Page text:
On the other end of the marketing channel from farmers are the eaters. A successful food system must have both a supply and demand for the product. Food cooperatives provide an important source of customers for local farms.
Niche markets in the food shed are important to understand. These have significant amounts of food sales but the overall scale is still relatively small. Community Supported Agriculture (CSA) is a significant niche market. The CSA is where a group of people buy shares into the eventual harvest of a farm before the crops are planted. In exchange for their investment into the farm, shareholders receive fresh fruits and vegetables (and sometimes, other products such as local cheeses, fresh flowers, eggs and meats), on a weekly basis throughout the harvest season. By making this investment, CSA members accept part of the financial risks associated with farming. Further, the farmer receives a portion of the cost of production at a time when it is most needed. Many CSA farmers also market through local farmers' markets which can increase farm profitability and stability.
Community and school gardens are recognized as an important source of fresh produce, particularly for underserved populations in low-income neighborhoods thereby increasing dietary quality and food security. They provide spaces for community interaction, decision-making, problem-solving, creativity and celebration. Community gardens also provide opportunities to learn about food production, develop job skills, increase agriculture literacy, generate food-related businesses, and create links to nearby restaurants and soup kitchens.
U-Pick operations and roadside farm stands provide access to fresh produce direct from the farmer who grew it. Through a U-Pick, the price paid to the farmer is reduced substantially in exchange for harvest labor. In the process, eaters come in contact with farmers, experience another aspect of the food system, and increase their intake of fresh local produce.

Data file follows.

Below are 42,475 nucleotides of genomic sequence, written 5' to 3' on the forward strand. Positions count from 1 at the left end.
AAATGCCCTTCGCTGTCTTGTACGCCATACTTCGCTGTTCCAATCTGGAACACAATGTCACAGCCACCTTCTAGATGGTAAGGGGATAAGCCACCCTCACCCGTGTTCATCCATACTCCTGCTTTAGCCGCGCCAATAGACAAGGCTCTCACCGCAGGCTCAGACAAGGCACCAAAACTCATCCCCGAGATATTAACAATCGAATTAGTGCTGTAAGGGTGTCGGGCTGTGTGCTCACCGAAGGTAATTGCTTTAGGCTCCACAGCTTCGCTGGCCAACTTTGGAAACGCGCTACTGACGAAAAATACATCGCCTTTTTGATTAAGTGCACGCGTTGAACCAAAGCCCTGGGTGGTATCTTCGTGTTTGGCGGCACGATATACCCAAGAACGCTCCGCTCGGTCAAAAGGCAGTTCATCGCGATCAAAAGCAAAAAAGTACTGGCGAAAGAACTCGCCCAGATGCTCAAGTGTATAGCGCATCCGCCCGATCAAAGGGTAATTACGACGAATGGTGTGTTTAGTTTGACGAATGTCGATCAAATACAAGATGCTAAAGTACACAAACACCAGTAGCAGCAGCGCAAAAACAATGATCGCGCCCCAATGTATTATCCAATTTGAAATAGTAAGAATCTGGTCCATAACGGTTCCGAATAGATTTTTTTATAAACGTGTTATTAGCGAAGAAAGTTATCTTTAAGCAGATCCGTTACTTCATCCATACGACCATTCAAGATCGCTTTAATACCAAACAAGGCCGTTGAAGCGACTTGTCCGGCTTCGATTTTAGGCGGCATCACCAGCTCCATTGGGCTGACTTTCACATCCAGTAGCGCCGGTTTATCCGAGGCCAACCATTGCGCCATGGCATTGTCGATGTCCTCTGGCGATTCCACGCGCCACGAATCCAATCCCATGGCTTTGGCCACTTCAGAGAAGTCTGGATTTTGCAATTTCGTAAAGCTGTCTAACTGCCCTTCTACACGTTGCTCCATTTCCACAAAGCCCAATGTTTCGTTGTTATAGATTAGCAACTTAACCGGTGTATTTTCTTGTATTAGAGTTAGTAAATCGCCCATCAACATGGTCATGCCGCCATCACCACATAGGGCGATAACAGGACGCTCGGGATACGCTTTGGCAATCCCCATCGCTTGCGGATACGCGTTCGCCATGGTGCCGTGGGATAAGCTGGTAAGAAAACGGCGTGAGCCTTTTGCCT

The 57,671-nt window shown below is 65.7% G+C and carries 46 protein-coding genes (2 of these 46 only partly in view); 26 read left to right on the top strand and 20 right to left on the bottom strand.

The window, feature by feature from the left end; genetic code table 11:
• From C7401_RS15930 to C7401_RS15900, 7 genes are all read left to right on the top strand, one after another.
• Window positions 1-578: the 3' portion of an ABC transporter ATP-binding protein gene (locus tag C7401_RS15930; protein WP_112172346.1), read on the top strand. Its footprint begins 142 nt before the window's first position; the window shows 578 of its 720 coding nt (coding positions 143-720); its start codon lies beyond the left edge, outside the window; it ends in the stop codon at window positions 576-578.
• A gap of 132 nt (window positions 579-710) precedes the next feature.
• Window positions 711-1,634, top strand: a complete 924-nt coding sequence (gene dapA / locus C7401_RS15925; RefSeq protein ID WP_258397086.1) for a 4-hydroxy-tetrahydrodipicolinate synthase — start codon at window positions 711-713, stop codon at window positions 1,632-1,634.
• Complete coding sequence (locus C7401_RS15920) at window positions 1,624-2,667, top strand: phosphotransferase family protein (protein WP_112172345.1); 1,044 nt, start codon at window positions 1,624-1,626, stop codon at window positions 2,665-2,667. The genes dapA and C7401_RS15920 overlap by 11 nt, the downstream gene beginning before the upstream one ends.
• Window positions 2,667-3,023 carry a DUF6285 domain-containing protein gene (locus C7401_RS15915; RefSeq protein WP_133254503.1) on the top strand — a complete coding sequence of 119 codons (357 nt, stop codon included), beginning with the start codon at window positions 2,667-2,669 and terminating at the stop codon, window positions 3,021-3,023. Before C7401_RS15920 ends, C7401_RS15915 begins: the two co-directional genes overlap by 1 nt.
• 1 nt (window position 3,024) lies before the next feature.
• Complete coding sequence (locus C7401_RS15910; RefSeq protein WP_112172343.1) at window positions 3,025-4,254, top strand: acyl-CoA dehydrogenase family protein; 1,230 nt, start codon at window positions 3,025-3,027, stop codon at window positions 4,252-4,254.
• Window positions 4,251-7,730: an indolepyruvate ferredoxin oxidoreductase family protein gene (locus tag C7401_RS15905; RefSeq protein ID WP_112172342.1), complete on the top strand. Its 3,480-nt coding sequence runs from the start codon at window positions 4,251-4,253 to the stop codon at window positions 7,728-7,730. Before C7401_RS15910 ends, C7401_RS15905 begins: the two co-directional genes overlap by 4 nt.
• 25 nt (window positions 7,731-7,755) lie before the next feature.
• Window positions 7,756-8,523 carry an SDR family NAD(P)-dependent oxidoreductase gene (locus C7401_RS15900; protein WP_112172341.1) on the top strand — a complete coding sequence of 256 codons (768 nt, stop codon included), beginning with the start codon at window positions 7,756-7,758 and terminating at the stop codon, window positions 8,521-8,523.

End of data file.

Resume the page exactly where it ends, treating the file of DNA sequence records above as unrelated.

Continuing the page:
Community kitchens are facilities where locally produced, gleaned or recovered foods can be further processed or preserved for members of a community. Food product development often takes place at these facilities, thereby creating income generating opportunities and products with local identity.
Cooperatives & Local Foods
Cooperatives have important roles in the local food system. Agricultural Marketing Cooperatives help farmers to market and distribute their product while Food Cooperatives provide retailing outlets. KDC is helping to development and maintain many food cooperatives in the area, and are supporting the cooperatives in federated efforts; one example is the MidAtlantic Alliance of Cooperatives (LINK). There are economies of scale to be gained, especially with respect to sourcing and transporting local food from the farm into the stores and buying clubs.
From a purely urban perspective, KDC has been supporting the development of the Philadelphia Area Cooperative Alliance is a newly formed organization helping all types of cooperatives in the greater Philadelphia area. Leaders of established cooperatives have come together in an alliance to identify ways to work together and create greater efficiencies through cooperation.
Rural Cooperative Development Grant
Since our principal funding source is the Rural Cooperative Development Grant (RCDG), the distinction between rural and urban is important. Eligibility restrictions that follow the RCDG apply to much of what we do. The RCDG must benefit rural populations. For the purposes of the RCDG grant, the definition of rural is any area other than a city or town that has a population of greater than 50,000 inhabitants.
Keystone Development Center